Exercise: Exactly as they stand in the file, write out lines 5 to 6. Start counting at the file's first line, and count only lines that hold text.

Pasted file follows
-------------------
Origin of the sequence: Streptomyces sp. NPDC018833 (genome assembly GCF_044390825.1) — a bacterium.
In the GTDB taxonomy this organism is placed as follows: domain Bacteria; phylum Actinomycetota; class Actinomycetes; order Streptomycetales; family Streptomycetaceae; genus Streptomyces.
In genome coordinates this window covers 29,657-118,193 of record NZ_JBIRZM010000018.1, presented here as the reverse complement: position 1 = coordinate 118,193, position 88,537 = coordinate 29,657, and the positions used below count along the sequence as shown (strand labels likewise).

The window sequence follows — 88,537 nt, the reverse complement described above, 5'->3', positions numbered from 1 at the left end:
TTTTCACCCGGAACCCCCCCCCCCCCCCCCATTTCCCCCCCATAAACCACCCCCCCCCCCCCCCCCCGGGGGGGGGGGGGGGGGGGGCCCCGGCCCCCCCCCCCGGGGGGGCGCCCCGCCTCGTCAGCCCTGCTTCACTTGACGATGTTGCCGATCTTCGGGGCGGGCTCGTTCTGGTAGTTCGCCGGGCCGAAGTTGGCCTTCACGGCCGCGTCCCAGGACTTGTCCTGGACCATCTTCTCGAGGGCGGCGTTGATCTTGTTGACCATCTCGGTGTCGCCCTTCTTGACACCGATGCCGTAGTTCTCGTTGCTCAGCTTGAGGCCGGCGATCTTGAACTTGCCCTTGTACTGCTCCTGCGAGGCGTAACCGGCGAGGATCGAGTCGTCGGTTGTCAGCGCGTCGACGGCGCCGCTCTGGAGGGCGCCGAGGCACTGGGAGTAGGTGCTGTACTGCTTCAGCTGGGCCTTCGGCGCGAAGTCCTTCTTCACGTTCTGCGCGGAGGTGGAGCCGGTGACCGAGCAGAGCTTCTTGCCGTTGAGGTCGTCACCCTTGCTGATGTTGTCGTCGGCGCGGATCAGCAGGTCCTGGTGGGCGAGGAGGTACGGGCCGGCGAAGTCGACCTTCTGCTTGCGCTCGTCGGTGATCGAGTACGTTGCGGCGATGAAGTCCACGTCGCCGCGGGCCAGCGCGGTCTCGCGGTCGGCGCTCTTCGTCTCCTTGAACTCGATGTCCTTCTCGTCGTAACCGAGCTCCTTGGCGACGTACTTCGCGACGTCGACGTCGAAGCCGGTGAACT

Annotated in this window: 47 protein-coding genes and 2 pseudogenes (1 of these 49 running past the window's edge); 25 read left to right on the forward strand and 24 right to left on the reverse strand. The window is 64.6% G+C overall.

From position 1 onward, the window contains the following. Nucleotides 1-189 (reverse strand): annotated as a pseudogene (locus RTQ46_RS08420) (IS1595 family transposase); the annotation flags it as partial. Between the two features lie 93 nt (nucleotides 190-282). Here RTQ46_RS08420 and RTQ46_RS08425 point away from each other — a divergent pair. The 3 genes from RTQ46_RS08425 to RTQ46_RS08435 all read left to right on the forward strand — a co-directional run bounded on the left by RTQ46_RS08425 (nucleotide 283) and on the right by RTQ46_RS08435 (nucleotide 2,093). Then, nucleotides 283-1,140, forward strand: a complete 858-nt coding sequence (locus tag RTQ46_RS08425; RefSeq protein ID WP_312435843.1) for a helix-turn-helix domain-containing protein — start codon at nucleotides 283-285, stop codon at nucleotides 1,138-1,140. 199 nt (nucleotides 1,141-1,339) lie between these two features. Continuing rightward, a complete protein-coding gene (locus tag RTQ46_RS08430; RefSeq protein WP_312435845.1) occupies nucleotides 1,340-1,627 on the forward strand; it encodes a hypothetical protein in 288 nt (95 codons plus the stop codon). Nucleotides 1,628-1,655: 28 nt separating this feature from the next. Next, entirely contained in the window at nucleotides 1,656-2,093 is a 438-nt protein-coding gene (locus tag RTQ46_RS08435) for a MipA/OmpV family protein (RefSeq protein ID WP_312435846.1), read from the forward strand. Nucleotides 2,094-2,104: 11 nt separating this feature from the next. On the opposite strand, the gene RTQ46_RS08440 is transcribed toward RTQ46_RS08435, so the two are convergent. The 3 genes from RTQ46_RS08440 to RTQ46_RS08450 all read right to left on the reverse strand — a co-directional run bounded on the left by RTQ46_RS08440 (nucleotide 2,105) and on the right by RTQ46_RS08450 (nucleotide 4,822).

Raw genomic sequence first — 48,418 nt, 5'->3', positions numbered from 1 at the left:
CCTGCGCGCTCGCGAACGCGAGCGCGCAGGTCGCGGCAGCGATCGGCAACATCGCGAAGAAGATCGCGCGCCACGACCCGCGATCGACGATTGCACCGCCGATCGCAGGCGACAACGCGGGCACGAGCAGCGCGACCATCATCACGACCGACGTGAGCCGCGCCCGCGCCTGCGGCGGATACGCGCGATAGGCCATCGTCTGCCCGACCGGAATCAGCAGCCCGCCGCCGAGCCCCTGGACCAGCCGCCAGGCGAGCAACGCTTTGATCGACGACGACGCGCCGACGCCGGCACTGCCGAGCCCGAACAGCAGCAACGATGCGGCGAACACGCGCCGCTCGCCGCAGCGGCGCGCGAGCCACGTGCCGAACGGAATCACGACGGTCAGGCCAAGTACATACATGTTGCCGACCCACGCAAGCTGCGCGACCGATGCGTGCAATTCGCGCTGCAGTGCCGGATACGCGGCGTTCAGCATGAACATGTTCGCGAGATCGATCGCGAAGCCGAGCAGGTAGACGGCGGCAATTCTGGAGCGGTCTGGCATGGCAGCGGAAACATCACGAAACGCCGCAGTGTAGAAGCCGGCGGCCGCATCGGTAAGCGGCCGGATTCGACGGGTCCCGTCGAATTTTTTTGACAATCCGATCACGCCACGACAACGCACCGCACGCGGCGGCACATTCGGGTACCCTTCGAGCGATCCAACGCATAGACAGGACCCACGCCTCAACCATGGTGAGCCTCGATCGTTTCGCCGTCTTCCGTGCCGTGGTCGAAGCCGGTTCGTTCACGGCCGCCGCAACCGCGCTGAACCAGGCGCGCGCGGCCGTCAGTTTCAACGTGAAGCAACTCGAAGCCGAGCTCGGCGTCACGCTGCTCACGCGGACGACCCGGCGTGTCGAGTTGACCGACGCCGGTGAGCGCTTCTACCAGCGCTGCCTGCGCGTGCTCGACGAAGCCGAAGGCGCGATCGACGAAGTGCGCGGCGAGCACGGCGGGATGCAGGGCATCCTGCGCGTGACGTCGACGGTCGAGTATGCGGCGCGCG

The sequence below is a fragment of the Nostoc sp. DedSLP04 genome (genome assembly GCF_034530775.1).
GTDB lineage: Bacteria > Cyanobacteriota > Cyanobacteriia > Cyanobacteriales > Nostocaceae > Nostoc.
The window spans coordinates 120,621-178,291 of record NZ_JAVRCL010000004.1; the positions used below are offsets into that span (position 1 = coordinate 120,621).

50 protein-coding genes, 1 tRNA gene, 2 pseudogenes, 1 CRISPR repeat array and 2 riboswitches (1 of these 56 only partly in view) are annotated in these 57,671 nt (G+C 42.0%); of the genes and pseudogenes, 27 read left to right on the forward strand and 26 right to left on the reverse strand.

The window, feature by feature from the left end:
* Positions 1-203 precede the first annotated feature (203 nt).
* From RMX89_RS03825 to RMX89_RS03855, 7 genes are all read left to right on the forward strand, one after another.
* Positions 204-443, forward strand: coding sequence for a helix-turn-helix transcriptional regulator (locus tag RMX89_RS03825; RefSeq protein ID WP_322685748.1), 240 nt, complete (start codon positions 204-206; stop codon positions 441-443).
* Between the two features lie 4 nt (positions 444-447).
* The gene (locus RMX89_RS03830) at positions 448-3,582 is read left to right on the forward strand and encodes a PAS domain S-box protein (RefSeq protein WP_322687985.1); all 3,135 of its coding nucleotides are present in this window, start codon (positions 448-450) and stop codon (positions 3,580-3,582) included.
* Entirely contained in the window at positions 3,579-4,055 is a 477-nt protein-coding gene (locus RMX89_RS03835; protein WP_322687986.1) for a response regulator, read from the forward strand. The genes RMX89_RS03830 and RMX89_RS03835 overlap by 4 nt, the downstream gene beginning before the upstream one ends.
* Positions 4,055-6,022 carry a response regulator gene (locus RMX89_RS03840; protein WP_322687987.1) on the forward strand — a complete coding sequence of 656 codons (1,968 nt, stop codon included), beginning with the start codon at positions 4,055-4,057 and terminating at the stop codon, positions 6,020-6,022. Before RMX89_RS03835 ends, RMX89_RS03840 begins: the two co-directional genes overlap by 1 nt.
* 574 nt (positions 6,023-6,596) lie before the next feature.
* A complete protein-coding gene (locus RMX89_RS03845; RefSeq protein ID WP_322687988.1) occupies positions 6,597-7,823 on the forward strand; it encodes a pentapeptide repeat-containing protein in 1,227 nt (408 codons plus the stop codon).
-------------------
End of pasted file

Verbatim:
TTTTCACCCGGAACCCCCCCCCCCCCCCCCATTTCCCCCCCATAAACCACCCCCCCCCCCCCCCCCCGGGGGGGGGGGGGGGGGGGGCCCCGGCCCCCCCCCCCGGGGGGGCGCCCCGCCTCGTCAGCCCTGCTTCACTTGACGATGTTGCCGATCTTCGGGGCGGGCTCGTTCTGGTAGTTCGCCGGGCCGAAGTTGGCCTTCACGGCCGCGTCCCAGGACTTGTCCTGGACCATCTTCTCGAGGGCGGCGTTGATCTTGTTGACCATCTCGGTGTCGCCCTTCTTGACACCGATGCCGTAGTTCTCGTTGCTCAGCTTGAGGCCGGCGATCTTGAACTTGCCCTTGTACTGCTCCTGCGAGGCGTAACCGGCGAGGATCGAGTCGTCGGTTGTCAGCGCGTCGACGGCGCCGCTCTGGAGGGCGCCGAGGCACTGGGAGTAGGTGCTGTACTGCTTCAGCTGGGCCTTCGGCGCGAAGTCCTTCTTCACGTTCTGCGCGGAGGTGGAGCCGGTGACCGAGCAGAGCTTCTTGCCGTTGAGGTCGTCACCCTTGCTGATGTTGTCGTCGGCGCGGATCAGCAGGTCCTGGTGGGCGAGGAGGTACGGGCCGGCGAAGTCGACCTTCTGCTTGCGCTCGTCGGTGATCGAGTACGTTGCGGCGATGAAGTCCACGTCGCCGCGGGCCAGCGCGGTCTCGCGGTCGGCGCTCTTCGTCTCCTTGAACTCGATGTCCTTCTCGTCGTAACCGAGCTCCTTGGCGACGTACTTCGCGACGTCGACGTCGAAGCCGGTGAACT

Annotated in this window: 47 protein-coding genes and 2 pseudogenes (1 of these 49 running past the window's edge); 25 read left to right on the forward strand and 24 right to left on the reverse strand. The window is 64.6% G+C overall.